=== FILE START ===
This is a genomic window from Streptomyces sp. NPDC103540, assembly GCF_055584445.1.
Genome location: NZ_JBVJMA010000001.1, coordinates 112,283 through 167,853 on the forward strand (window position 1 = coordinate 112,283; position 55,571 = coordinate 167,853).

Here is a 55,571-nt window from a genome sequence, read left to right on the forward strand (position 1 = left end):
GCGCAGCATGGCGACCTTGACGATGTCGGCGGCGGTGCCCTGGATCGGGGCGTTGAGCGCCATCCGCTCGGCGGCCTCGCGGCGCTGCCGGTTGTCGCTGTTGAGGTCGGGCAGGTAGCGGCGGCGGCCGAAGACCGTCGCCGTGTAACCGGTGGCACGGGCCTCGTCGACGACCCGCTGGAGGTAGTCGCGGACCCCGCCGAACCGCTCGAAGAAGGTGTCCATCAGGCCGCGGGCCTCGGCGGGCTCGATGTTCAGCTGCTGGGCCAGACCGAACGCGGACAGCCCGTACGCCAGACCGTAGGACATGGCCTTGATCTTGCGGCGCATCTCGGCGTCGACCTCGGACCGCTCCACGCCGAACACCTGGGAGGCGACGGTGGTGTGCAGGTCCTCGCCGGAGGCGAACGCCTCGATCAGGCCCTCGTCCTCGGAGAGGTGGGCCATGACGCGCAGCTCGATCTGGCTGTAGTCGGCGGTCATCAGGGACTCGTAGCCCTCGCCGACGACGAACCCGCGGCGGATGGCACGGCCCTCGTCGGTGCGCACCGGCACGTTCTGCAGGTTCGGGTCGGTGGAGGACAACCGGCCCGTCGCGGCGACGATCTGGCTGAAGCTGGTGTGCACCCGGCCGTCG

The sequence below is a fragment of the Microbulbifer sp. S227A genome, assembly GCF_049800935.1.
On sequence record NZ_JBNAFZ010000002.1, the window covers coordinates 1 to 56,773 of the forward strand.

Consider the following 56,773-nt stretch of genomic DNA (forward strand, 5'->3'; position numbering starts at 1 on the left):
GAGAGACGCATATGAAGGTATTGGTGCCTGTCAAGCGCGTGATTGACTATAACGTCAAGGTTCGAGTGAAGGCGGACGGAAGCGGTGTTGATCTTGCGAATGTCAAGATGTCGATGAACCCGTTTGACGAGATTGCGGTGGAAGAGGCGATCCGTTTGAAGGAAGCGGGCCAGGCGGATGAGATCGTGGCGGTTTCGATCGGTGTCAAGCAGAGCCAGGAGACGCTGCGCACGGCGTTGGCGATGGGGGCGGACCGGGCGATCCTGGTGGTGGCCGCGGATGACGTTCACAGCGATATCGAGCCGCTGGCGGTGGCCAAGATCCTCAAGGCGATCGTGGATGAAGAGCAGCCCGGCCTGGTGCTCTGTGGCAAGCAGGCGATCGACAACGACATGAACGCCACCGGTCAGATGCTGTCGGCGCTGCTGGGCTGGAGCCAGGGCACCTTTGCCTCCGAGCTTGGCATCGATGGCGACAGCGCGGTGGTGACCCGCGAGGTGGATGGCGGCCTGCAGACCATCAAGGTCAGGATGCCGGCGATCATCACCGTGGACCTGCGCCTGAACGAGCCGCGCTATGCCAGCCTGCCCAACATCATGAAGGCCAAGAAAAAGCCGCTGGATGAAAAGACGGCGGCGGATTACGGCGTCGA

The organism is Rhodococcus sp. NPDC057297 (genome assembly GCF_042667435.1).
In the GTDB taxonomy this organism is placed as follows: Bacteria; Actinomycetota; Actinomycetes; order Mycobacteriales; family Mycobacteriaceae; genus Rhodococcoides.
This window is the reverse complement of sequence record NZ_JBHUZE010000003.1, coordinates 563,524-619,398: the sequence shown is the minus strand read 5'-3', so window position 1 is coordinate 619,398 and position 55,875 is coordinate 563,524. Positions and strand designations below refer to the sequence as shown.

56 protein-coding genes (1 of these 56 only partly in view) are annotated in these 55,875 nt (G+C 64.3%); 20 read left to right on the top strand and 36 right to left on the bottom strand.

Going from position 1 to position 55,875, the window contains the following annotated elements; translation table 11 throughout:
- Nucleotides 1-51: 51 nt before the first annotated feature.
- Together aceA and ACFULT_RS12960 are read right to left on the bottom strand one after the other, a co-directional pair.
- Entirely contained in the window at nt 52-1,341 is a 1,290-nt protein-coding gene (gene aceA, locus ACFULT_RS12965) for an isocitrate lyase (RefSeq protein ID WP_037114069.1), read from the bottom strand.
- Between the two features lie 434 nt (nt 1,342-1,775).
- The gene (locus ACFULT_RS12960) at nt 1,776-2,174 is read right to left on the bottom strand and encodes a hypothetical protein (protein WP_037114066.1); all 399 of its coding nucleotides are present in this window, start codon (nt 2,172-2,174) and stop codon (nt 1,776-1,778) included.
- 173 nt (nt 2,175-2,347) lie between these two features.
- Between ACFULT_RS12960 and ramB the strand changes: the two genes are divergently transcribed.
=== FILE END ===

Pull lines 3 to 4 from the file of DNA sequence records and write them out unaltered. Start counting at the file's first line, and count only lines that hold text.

Here is a 55,571-nt window from a genome sequence, read left to right on the forward strand (position 1 = left end):
GCGCAGCATGGCGACCTTGACGATGTCGGCGGCGGTGCCCTGGATCGGGGCGTTGAGCGCCATCCGCTCGGCGGCCTCGCGGCGCTGCCGGTTGTCGCTGTTGAGGTCGGGCAGGTAGCGGCGGCGGCCGAAGACCGTCGCCGTGTAACCGGTGGCACGGGCCTCGTCGACGACCCGCTGGAGGTAGTCGCGGACCCCGCCGAACCGCTCGAAGAAGGTGTCCATCAGGCCGCGGGCCTCGGCGGGCTCGATGTTCAGCTGCTGGGCCAGACCGAACGCGGACAGCCCGTACGCCAGACCGTAGGACATGGCCTTGATCTTGCGGCGCATCTCGGCGTCGACCTCGGACCGCTCCACGCCGAACACCTGGGAGGCGACGGTGGTGTGCAGGTCCTCGCCGGAGGCGAACGCCTCGATCAGGCCCTCGTCCTCGGAGAGGTGGGCCATGACGCGCAGCTCGATCTGGCTGTAGTCGGCGGTCATCAGGGACTCGTAGCCCTCGCCGACGACGAACCCGCGGCGGATGGCACGGCCCTCGTCGGTGCGCACCGGCACGTTCTGCAGGTTCGGGTCGGTGGAGGACAACCGGCCCGTCGCGGCGACGATCTGGCTGAAGCTGGTGTGCACCCGGCCGTCG